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RENEE MONTAGNE, host:

An update now on the swine flu. It looks like the second wave of the flu pandemic of 2009 has peaked in the U.S. Twenty-five states report widespread flu. That's down from 48 states a month ago. Hospital admissions and deaths from flu are declining steadily. So are the number of people going to doctors complaining of flu symptoms. And there's new data from the Centers for Disease Control and Prevention, as well as outside researchers, that indicates this pandemic is much milder than expected. Meanwhile, this week, the federal government is launching a big ad campaign to convince more Americans to get flu shots. NPR's Richard Knox has the story.

RICHARD KNOX: Soon, you'll be hearing government-sponsored public service announcements like this one.

(Soundbite of public service announcement)

Unidentified Woman: This isn't going to be just any flu season, and children are specially at risk with the H1N1 flu virus.

KNOX: Well, it certainly isn't just any flu season, that's for sure. But the new numbers show the pandemic is far milder than officials expected, or have let on so far.

Dr. MARC LIPSITCH (Harvard University): It is probably going to be the mildest pandemic on record compared to the three that happened in the 20th century.

KNOX: That's Dr. March Lipsitch of Harvard. He's one of the authors of a new analysis. It's in the journal called Public Library of Science.

There are a number of ways to measure how severe or mild a flu pandemic is. One is what proportion of the population gets sick. So far, it's been less than 8 percent. Of course, it's not over. Lipsitch says the numbers are uncertain.

Dr. LIPSITCH: But it's reasonable to expect that something between 10 and 20 percent of our population will become ill with this virus, assuming that the virus doesn't change.

KNOX: Ten to 20 percent - that sounds like a typical flu season.

Dr. LIPSITCH: It's toward the upper end of a typical flu season, and that's one reason why this virus is turning out to be less severe than was anticipated.

KNOX: Another measure is the number who get so sick they need hospital care. Lipsitch says if 15 percent of Americans get this flu�

Dr. LIPSITCH: �then we would expect anywhere from about 70,000 up to over 600,000 hospitalizations.

KNOX: He says we'll probably end up with something in the middle, about where we'd be in a typical flu season.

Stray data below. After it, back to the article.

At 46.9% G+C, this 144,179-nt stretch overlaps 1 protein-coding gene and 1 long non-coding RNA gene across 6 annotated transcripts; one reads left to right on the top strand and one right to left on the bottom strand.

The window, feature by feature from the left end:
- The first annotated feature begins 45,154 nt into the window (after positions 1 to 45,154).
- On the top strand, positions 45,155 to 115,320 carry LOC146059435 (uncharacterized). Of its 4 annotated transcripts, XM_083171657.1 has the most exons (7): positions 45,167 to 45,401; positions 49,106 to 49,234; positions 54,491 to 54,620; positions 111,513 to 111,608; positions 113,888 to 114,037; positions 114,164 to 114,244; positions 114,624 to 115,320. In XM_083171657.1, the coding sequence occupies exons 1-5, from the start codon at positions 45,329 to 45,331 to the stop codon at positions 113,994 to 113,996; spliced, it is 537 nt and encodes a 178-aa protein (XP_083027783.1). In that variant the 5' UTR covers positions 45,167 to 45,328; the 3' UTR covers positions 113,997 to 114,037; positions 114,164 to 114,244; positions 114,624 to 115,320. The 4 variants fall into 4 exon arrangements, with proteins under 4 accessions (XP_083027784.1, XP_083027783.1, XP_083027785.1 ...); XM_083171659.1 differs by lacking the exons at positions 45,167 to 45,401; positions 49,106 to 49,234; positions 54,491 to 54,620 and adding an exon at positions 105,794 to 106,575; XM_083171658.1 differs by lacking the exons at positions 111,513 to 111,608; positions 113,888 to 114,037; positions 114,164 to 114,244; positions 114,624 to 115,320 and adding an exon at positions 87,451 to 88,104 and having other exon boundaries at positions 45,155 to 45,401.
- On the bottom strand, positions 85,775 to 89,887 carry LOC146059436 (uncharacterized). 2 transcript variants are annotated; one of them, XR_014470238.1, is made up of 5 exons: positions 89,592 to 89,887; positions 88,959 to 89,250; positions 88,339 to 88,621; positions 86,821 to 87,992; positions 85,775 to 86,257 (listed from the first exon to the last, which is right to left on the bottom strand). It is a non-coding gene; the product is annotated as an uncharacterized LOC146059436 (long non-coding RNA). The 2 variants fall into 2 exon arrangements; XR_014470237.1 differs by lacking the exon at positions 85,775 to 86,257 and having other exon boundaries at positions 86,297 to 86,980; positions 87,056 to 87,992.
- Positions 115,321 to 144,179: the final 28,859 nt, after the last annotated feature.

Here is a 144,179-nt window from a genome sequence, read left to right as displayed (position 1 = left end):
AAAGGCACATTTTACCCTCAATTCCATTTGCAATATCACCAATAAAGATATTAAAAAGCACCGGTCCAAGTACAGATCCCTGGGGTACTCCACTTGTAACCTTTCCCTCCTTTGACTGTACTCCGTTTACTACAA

Of course, the most important measure is how many people die. Last spring, experts thought it was entirely possible swine flu would kill one out of every 100 people who got the virus.

Dr. LIPSITCH: We now know that's at least 20-fold too high, and probably more than 20-fold too high.

KNOX: In fact, the death rate from swine flu so far has actually been less than the average flu season. It's around one out of every 2,000 who've gotten sick, maybe less. The big difference this year is that most of those deaths have been among children, teenagers and adults under age 50. Typically, flu mostly kills people over 65. But that's not because this flu is more severe among children and young adults, as many think. It's simply because many more young people are getting the flu than usual.

Mr. PETER SANDMAN (Expert in Risk Communication): The pandemic is making more kids sick. But it's killing a smaller percentage of the kids it makes sick than it is of the adults and seniors it makes sick.

KNOX: That's Peter Sandman, an expert in risk communication. He says the CDC has been reluctant to acknowledge that swine flu has been much milder than expected.

Mr. SANDMAN: The CDC may be thinking, you know, there are already millions of people who plan not to get vaccinated because they think the pandemic is mild, and if we announce as the official health agency of the U.S. government that the pandemic is mild, even fewer people will get vaccinated and some of those people will die.

KNOX: Not so, says Dr. Thomas Frieden, who's head of the CDC.

Dr. THOMAS FRIEDEN (Director, Centers for Disease Control): I think we've been completely transparent with what we think is happening. I think we have a difference of opinion on whether that is mild or severe.

KNOX: He points out that the CDC has counted more than 250 deaths among children.

Dr. FRIEDEN: Any flu season that kills at least three times more children than a usual flu season, I think it would be very misleading to describe that as mild.

KNOX: But Frieden agrees perception is what matters. The more that people think the pandemic threat is over, the fewer who will get vaccinated. Experts worry that could increase the chance of a third wave of swine flu early next year.

Richard Knox, NPR News.

(Soundbite of music)

MONTAGNE: You can follow all the latest health news at our science blog. It's called Shots. Just go to npr.org.

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